Part 1

For parsing the input I’m going to try Chain.jl, which offers a nice macro for applying a chain of operations, with a bit more flexibility than pipelines (namely, when mixing operations that need the chained arguments first and last).

buses = @chain readline(io) begin
    split(_, ",")

We could do some iteration here (and I suspect for part 2 we may have to), but for now some basic arithmetic will suffice:

nextarrivals(after::Int, buses::Vector{Int})::Vector{Int} =
    map(x->ceil(after/x)*x-after, buses)

Part 2

“However, with so many bus IDs in your list, surely the actual earliest timestamp will be larger than 100000000000000!” OK no iteration then. Linear algebra maybe? Let’s examine test case 17,x,13,19:

17x = t
13y = t+2
19z = t+3

where x, y, and z are the number of routes each bus has run (numbers we don’t care about). Four unknowns in three equations, but we do have another constraint: x, y, and z need to be integers. So going to swing back to iteration: iterate over the longest bus route (z in this example), and then solve for the others.

for z in 1:...
    t = 19z-3
    if integer?(t/17) && integer?((t+2)/13)

Conveniently Julia includes an isinteger() function already. First we need to change the input parsing from filtering out x, since we now need to know position in the list too. I’ll just have it output -1 instead, which I’ll then filter out in part1().

buses = @chain readline(io) begin
    split(_, ",")
    map(x->x=="x" ? -1 : parse(Int,x),_)

buses = filter(x->x>0, buses)

Maybe this would instead be a good use for missing? To calculate the number of routes for each bus for a given timestamp I’ll create an array of anonymous functions, that returns missing for the wildcard routes:

nroutes(i::Int, interval::Int) = interval>0 ? t->(t+i)/interval : missing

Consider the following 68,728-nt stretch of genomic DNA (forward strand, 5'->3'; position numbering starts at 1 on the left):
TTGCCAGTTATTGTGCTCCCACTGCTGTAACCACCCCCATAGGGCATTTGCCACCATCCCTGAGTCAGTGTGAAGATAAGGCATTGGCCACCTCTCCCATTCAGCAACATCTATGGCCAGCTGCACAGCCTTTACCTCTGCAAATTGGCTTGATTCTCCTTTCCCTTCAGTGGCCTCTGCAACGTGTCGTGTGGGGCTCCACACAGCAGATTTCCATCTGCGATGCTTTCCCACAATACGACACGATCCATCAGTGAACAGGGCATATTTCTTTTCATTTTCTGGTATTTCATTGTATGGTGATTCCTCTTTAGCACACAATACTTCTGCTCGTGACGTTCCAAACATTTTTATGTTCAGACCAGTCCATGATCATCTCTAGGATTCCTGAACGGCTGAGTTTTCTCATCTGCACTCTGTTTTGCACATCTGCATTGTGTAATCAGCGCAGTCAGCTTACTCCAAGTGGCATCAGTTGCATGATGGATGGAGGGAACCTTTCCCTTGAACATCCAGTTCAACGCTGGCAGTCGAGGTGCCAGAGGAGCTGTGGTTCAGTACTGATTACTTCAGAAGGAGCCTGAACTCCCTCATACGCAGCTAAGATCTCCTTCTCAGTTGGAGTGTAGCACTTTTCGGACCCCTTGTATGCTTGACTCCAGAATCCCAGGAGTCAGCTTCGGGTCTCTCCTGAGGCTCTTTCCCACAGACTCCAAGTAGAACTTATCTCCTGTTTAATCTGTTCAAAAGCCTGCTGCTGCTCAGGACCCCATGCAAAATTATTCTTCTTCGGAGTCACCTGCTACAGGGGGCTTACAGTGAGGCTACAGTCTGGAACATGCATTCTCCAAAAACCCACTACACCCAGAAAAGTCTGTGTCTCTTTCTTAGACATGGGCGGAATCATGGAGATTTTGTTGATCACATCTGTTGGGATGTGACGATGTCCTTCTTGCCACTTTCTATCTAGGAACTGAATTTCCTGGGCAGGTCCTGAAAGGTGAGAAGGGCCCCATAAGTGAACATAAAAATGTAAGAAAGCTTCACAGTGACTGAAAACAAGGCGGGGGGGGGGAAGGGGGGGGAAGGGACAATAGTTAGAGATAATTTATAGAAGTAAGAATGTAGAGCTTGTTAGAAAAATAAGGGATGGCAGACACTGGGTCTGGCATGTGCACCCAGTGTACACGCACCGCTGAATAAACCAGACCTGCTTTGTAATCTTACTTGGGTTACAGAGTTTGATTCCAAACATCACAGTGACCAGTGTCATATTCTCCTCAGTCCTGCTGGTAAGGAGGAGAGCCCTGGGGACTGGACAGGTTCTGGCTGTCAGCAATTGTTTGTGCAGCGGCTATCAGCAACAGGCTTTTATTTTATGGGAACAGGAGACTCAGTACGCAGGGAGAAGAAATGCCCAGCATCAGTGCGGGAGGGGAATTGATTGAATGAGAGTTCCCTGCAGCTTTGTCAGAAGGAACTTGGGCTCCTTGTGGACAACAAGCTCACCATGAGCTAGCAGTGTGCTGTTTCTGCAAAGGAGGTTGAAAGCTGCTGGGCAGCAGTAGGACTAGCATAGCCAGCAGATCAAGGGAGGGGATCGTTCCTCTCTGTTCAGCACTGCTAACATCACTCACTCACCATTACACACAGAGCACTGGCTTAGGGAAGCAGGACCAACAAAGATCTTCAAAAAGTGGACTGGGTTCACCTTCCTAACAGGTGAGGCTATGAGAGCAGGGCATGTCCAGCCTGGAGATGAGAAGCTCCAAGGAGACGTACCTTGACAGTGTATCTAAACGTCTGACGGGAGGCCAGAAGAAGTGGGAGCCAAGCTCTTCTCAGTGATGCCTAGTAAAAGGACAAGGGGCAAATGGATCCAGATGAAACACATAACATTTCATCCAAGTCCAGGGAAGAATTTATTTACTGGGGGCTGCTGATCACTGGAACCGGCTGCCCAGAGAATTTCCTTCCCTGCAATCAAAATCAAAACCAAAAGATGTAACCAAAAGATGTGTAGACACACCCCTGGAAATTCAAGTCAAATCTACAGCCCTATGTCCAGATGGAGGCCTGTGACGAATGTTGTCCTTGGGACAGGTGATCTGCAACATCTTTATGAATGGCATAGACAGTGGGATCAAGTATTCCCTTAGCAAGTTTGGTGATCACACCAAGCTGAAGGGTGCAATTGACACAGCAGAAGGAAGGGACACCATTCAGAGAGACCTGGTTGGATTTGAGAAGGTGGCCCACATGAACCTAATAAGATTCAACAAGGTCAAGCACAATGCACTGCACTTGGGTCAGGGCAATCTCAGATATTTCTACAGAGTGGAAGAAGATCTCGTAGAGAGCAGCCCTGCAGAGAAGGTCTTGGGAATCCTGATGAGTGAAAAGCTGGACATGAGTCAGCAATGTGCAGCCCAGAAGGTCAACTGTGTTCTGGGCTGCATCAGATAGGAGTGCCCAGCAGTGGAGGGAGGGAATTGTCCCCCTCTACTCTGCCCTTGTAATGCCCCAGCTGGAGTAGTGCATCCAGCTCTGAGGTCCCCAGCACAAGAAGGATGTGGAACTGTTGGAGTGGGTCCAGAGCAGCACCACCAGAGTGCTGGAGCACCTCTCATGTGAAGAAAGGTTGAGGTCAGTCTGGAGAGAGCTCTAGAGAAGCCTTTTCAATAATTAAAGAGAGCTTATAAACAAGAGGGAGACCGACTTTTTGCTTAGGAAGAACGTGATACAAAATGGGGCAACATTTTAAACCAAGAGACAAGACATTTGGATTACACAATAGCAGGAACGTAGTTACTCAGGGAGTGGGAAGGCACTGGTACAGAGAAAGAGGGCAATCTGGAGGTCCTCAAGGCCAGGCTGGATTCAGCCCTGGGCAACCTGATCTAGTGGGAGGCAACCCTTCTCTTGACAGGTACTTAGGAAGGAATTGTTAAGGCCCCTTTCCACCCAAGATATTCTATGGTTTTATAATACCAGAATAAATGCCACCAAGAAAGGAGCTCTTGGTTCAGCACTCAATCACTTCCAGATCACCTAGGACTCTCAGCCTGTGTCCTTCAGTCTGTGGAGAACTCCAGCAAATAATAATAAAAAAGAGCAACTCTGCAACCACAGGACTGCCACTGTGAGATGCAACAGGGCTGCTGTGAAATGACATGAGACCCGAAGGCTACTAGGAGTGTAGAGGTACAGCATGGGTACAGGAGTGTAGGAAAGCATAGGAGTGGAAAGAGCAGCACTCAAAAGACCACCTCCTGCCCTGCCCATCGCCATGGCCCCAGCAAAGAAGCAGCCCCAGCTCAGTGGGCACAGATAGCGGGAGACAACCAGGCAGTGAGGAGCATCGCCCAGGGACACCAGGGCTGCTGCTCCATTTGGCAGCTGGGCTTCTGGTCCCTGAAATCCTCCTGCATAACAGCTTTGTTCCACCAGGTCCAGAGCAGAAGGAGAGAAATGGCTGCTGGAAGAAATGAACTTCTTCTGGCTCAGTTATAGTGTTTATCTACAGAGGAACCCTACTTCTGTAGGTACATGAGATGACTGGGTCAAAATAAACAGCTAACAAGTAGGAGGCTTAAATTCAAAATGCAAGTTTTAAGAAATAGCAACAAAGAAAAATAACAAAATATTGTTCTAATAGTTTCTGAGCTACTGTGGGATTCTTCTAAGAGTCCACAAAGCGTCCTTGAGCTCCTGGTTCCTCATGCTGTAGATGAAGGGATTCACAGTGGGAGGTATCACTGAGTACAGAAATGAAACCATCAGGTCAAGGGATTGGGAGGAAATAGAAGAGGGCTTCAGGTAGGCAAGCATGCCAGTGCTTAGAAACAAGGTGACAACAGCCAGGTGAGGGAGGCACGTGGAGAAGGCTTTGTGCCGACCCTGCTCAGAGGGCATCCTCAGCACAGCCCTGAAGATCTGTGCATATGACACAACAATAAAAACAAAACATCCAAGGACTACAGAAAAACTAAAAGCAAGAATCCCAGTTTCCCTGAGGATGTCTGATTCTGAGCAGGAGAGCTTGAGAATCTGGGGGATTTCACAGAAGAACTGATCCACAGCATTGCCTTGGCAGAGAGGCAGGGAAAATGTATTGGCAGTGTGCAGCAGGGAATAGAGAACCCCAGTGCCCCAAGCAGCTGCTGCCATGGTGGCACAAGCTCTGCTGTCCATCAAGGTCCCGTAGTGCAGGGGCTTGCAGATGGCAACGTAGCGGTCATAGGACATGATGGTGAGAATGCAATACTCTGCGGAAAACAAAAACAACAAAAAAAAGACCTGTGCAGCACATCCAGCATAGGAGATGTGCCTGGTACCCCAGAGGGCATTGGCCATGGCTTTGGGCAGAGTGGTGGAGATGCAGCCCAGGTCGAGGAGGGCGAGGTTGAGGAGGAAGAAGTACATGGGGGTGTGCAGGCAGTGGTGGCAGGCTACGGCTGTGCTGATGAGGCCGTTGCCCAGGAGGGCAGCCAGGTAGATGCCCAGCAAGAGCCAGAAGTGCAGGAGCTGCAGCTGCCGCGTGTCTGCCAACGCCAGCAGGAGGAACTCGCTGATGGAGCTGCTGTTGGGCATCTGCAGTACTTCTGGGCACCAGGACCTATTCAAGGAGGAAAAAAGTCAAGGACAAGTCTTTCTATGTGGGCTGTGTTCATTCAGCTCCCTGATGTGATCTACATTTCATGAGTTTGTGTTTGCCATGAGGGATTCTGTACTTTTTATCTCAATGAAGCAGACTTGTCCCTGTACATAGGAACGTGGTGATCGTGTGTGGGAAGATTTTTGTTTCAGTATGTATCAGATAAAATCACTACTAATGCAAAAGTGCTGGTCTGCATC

fs = skipmissing([nroutes(i-1, buses[i]) for i in 1:length(buses)])

Then find the bus with the longest route, iterate on its routes, and find the timestamp where all known route functions return integers.

    m = maximum(buses)
    mt = findfirst(x->x==m, buses)-1
    t(r) = r*m-mt
    r = 1
    while true
        rs = map(f->f(t(r)), fs)
        if all(isinteger, rs)
        r += 1

Well, this works fine for all the test cases, but as I feared doesn’t complete for the problem. Peeking at the problem input I notice that the max route length is pretty small (under one thousand), so the savings of iterating by it instead of t isn’t all that great, so this method was doomed to failure (maybe I should have looked at that first…).

So what next? Modular arithmetic? Interestingly it looks like all the bus numbers are prime, what are the implications of that? Aha, following the previous link I found Chinese remainder theorem, which looks promising, since we can restate the example as

t ≡ 0 (mod 17)
t ≡ -2 (mod 13)
t ≡ -3 (mod 19)

which fits the general form. I don’t totally understand the methods described for computations, so instead I’m just going to use the nice formulation on Rosetta Code. Cheating? Maybe, but I’m just happy to figure out what theorem to use. And there’s still some plumbing to write…

    ns = filter(x->x>0, buses)
    as = [1-i for i in filter(x->buses[x]>0, 1:length(buses))]